It is therefore an object of the present invention to provide a floating platform adapted to support an increase in payload capacity without redesigning the structural design of the hull of the platform. The increase in payload capacity is accommodated by attaching a column extension to the lower end hull of the platform while in the fabrication yard.
 It is another object of the present invention to provide a floating platform whereby the payload capacity of the platform may be increased after the platform is located in the filed. Such an increase in payload capacity is provided by attaching a buoyancy module to the platform hull rather than redesigning the hull and node structure of the platform.
 The present invention provides a floating platform for recovery of oil and gas from offshore oil and gas fields. The platform supports one or more decks above the water surface to accommodate equipment for drilling and processing oil, gas and water recovered from the oil and gas field. In a preferred embodiment, the platform includes a hull having a portion located substantially below the water surface, and including a portion which extends above the water surface. The platform hull includes a base and is anchored to the seabed by one or more tendons secured to the base of the hull at one end thereof and to the seabed at the opposite ends of the tendons. The payload carrying capacity of the platform is increased without redesigning the structural design of the platform hull by attaching a column extension to the bottom of the hull of the platform.
 So that the manner in which the above recited features, advantages and objects of the present invention are attained can be understood in detail, a more particular description of the invention briefly summarized above, may be had by reference to the embodiments thereof which are illustrated in the appended drawings.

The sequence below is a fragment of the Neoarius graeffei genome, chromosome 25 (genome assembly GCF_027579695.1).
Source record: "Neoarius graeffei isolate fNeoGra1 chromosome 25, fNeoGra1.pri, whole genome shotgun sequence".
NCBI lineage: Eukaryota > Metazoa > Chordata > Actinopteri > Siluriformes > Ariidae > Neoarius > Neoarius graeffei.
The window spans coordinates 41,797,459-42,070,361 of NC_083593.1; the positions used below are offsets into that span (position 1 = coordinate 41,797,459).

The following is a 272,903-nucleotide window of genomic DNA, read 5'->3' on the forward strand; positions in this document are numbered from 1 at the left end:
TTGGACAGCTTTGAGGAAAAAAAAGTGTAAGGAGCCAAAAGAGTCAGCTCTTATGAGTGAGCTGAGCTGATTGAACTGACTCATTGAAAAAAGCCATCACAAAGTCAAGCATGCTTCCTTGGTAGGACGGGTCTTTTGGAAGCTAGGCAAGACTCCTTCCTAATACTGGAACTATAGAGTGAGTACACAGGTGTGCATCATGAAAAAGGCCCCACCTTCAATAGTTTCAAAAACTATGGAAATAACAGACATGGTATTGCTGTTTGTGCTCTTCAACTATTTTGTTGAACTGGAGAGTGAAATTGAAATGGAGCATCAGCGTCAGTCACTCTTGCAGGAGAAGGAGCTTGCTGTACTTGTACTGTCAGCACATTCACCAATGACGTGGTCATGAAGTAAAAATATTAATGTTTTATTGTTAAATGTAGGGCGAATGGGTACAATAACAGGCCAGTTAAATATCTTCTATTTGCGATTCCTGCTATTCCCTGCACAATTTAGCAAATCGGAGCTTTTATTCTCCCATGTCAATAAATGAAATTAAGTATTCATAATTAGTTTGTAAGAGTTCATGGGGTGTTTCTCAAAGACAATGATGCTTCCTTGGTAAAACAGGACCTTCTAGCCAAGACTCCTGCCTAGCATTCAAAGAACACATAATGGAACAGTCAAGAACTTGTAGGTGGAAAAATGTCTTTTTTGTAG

It is noted, however, that the appended drawings illustrate only typical embodiments of this invention and are therefore not to be considered limiting of its scope, for the invention may admit to other equally effective embodiments.
FIG. 1 is a side view of a floating platform anchored to the seabed;
FIG. 2 is a side view of the floating platform of the invention including a buoyancy extension attached to the bottom of the hull of the platform;
FIG. 3 is a partial side view of an alternate embodiment of the platform of the invention depicting a buoyancy module mounted to the bottom of the hull of the platform;
FIG. 4 is a top plan view of the platform of the invention shown in FIG. 3;
FIG. 5 is a partial exploded view of the connector means for securing the buoyancy module of the invention to the hull of the platform; and
FIG. 6 is a side view of the platform of the invention illustrating riser or flow line support means mounted on the buoyancy module of the invention.
 Referring first to FIG. 1, the floating platform of the invention is generally identified by the reference numeral 10. The platform 10 includes a central column or hull 12 which provides positive buoyancy and vertical support for the platform 10. One or more decks 14 are supported on the hull 12 above the water surface 16. Drilling and/or production equipment necessary for the recovery and processing of oil, gas and water recovered from the oil and gas field are secured on the deck 14.